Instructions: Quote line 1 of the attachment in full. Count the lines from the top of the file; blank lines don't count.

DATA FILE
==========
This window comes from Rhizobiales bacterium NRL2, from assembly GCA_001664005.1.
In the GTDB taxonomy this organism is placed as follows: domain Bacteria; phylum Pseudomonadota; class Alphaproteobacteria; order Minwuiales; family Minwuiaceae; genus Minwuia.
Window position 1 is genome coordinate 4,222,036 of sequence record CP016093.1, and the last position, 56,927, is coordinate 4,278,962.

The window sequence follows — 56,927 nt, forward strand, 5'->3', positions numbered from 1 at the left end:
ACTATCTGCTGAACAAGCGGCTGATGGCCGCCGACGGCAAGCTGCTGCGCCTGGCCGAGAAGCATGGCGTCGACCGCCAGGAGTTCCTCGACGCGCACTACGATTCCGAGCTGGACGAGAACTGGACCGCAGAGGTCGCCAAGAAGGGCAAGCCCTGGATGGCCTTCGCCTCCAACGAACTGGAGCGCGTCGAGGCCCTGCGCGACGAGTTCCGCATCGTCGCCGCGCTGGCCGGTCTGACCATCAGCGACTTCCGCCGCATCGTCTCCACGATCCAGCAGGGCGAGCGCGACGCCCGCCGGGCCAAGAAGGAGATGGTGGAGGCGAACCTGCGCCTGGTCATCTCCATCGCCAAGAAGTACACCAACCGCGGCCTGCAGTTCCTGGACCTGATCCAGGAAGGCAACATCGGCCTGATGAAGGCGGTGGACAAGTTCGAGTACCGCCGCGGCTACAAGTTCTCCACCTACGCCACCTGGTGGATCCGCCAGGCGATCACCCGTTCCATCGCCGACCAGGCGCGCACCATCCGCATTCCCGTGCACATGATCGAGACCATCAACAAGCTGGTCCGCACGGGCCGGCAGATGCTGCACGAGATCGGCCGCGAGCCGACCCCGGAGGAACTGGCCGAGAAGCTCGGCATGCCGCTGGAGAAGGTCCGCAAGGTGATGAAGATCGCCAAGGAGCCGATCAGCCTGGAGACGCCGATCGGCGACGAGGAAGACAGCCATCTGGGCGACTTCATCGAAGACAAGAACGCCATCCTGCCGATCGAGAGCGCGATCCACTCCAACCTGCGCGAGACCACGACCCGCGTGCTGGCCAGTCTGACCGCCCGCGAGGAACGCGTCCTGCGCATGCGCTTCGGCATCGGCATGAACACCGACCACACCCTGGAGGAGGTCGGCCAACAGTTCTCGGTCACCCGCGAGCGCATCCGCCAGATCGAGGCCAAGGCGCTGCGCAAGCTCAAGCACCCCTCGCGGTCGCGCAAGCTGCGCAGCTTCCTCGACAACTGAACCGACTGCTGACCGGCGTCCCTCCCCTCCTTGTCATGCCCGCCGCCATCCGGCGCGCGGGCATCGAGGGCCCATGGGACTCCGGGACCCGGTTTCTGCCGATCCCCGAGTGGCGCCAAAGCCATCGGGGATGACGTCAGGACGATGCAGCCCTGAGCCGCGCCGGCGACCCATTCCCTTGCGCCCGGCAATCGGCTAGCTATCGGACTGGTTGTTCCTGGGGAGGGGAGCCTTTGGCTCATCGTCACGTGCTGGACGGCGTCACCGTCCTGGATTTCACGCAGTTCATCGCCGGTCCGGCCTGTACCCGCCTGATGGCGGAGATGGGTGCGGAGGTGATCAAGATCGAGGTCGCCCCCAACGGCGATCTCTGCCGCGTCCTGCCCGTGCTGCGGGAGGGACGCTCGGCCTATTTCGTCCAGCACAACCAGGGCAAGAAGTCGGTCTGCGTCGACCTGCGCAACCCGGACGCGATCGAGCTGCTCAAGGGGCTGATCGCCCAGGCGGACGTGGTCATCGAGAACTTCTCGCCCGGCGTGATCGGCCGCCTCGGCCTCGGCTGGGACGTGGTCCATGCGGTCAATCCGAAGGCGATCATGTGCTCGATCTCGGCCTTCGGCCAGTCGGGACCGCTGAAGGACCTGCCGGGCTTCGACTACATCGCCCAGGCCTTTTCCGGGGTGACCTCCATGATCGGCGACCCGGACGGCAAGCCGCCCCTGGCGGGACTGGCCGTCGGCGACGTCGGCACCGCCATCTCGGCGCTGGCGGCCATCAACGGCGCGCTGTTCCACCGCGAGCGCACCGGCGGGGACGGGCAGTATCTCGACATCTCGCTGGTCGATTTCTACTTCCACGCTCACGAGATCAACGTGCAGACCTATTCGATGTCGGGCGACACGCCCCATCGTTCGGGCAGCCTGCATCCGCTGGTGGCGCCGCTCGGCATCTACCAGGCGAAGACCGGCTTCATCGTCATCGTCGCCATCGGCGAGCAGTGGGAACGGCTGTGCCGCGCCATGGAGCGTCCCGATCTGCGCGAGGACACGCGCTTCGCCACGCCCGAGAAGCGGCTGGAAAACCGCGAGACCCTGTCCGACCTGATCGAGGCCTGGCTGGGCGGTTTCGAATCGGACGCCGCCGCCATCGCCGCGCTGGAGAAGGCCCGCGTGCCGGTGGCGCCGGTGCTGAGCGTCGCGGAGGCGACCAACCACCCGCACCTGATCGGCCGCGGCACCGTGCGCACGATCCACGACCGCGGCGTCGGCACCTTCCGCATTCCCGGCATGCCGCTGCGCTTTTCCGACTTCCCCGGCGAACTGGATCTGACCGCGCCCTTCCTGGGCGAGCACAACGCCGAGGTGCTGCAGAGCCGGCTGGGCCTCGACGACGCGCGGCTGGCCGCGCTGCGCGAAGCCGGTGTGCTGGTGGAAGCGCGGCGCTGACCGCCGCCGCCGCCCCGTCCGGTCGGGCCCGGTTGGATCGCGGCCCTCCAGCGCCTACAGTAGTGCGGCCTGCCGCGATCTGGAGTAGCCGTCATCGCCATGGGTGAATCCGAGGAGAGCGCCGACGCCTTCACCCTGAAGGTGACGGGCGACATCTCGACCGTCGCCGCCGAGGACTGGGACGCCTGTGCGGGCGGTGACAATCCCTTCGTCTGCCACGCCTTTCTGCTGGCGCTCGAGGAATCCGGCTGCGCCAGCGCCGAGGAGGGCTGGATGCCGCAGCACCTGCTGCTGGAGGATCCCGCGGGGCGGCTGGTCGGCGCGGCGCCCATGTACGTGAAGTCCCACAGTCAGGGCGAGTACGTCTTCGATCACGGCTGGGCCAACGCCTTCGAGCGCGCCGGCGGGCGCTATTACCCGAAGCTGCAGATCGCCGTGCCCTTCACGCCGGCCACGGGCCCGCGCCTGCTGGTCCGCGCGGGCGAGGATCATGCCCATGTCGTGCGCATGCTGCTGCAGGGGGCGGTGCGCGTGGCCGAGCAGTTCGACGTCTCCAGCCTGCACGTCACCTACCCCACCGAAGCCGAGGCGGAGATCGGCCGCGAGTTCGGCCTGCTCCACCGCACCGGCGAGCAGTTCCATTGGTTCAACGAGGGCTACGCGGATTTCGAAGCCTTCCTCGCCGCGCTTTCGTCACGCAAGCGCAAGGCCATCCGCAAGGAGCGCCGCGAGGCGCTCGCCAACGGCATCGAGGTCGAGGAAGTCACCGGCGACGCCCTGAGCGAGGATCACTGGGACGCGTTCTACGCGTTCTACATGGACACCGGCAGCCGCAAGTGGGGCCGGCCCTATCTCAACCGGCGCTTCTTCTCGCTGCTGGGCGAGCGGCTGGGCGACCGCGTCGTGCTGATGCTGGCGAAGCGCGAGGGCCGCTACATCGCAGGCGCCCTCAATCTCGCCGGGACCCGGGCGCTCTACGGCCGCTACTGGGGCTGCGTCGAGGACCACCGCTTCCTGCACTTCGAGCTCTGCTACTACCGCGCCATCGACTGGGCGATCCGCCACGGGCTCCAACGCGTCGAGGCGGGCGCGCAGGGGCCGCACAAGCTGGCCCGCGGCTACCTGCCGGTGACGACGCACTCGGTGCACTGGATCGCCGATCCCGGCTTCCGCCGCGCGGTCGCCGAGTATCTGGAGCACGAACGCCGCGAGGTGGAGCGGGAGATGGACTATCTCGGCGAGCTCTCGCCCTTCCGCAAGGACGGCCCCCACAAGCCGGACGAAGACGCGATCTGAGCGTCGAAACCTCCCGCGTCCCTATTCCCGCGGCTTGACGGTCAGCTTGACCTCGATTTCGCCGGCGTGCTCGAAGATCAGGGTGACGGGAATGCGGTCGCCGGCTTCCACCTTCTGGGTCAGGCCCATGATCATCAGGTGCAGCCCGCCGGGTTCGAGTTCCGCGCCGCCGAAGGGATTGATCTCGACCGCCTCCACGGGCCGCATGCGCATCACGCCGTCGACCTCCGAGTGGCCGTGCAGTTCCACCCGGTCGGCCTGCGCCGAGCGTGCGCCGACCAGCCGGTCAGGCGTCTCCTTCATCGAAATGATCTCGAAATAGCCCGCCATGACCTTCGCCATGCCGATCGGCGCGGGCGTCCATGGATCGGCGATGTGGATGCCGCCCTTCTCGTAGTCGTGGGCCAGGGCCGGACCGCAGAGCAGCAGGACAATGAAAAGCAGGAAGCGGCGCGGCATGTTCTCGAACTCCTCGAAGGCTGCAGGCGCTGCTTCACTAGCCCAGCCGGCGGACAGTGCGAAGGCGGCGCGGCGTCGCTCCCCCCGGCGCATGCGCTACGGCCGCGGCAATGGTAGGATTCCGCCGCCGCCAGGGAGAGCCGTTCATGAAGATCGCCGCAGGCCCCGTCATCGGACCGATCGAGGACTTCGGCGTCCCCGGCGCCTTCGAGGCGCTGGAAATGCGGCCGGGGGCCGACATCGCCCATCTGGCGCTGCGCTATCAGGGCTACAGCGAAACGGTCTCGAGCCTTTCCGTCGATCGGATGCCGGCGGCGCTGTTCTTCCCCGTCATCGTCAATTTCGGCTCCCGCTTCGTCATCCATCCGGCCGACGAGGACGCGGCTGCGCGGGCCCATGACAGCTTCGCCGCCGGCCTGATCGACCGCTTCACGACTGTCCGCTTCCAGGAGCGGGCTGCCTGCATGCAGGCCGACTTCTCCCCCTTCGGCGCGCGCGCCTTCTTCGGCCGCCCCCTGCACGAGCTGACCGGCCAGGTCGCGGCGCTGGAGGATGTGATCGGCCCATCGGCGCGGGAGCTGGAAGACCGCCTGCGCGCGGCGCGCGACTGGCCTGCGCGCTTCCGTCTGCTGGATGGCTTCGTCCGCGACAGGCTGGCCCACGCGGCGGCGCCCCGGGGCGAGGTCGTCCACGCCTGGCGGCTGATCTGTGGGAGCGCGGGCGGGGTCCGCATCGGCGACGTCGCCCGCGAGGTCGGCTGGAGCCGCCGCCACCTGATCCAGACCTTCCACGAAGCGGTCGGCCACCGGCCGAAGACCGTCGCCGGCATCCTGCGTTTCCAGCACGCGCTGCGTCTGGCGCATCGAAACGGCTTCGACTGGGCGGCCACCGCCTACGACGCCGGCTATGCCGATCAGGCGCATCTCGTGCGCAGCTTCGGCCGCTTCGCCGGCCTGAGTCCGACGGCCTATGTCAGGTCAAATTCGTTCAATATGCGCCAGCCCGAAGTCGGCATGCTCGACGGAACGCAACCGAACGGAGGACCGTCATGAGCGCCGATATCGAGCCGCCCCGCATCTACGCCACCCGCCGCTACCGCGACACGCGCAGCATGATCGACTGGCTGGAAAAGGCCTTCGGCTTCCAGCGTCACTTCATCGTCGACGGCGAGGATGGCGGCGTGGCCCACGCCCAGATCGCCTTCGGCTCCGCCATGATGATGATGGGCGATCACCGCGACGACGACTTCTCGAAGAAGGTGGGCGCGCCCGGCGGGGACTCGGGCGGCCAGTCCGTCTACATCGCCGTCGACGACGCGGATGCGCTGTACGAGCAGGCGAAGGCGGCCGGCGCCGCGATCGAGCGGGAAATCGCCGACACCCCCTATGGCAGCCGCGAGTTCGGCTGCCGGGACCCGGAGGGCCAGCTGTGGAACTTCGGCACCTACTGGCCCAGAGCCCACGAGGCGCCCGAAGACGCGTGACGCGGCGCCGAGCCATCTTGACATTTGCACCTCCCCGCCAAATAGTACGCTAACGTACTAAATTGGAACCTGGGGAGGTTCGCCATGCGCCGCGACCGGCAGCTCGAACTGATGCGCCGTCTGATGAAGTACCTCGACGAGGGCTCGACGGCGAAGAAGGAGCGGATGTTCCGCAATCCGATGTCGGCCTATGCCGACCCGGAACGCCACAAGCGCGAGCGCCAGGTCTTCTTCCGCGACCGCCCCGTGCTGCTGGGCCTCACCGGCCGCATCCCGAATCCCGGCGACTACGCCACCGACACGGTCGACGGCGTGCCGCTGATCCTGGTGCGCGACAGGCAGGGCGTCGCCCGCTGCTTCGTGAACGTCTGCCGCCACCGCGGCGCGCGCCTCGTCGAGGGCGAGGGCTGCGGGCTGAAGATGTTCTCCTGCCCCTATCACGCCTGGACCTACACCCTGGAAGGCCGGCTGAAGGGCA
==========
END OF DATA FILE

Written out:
This window comes from Rhizobiales bacterium NRL2, from assembly GCA_001664005.1.